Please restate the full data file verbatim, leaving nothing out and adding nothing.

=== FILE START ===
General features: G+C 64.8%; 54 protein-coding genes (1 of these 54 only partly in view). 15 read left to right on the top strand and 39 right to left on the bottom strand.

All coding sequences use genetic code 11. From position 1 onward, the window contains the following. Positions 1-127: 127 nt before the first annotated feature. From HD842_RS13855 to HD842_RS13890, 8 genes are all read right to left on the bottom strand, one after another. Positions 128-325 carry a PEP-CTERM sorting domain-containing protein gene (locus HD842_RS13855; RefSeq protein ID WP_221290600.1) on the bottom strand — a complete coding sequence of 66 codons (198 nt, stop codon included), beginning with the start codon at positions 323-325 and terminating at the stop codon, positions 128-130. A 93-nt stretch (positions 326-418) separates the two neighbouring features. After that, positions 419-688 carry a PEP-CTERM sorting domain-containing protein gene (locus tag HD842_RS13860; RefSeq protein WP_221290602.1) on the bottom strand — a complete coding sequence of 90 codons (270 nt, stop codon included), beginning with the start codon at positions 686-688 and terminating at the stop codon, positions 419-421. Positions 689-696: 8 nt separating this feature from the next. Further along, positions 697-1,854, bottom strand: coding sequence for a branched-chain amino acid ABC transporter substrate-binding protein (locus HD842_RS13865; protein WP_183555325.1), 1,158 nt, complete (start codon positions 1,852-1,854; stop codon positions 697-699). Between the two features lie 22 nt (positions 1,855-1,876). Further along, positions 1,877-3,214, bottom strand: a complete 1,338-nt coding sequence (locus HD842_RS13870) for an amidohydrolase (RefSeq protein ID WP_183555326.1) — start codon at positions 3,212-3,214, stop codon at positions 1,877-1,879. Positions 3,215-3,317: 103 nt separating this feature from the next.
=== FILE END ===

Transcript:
General features: G+C 64.8%; 54 protein-coding genes (1 of these 54 only partly in view). 15 read left to right on the top strand and 39 right to left on the bottom strand.

All coding sequences use genetic code 11. From position 1 onward, the window contains the following. Positions 1-127: 127 nt before the first annotated feature. From HD842_RS13855 to HD842_RS13890, 8 genes are all read right to left on the bottom strand, one after another. Positions 128-325 carry a PEP-CTERM sorting domain-containing protein gene (locus HD842_RS13855; RefSeq protein ID WP_221290600.1) on the bottom strand — a complete coding sequence of 66 codons (198 nt, stop codon included), beginning with the start codon at positions 323-325 and terminating at the stop codon, positions 128-130. A 93-nt stretch (positions 326-418) separates the two neighbouring features. After that, positions 419-688 carry a PEP-CTERM sorting domain-containing protein gene (locus tag HD842_RS13860; RefSeq protein WP_221290602.1) on the bottom strand — a complete coding sequence of 90 codons (270 nt, stop codon included), beginning with the start codon at positions 686-688 and terminating at the stop codon, positions 419-421. Positions 689-696: 8 nt separating this feature from the next. Further along, positions 697-1,854, bottom strand: coding sequence for a branched-chain amino acid ABC transporter substrate-binding protein (locus HD842_RS13865; protein WP_183555325.1), 1,158 nt, complete (start codon positions 1,852-1,854; stop codon positions 697-699). Between the two features lie 22 nt (positions 1,855-1,876). Further along, positions 1,877-3,214, bottom strand: a complete 1,338-nt coding sequence (locus HD842_RS13870) for an amidohydrolase (RefSeq protein ID WP_183555326.1) — start codon at positions 3,212-3,214, stop codon at positions 1,877-1,879. Positions 3,215-3,317: 103 nt separating this feature from the next.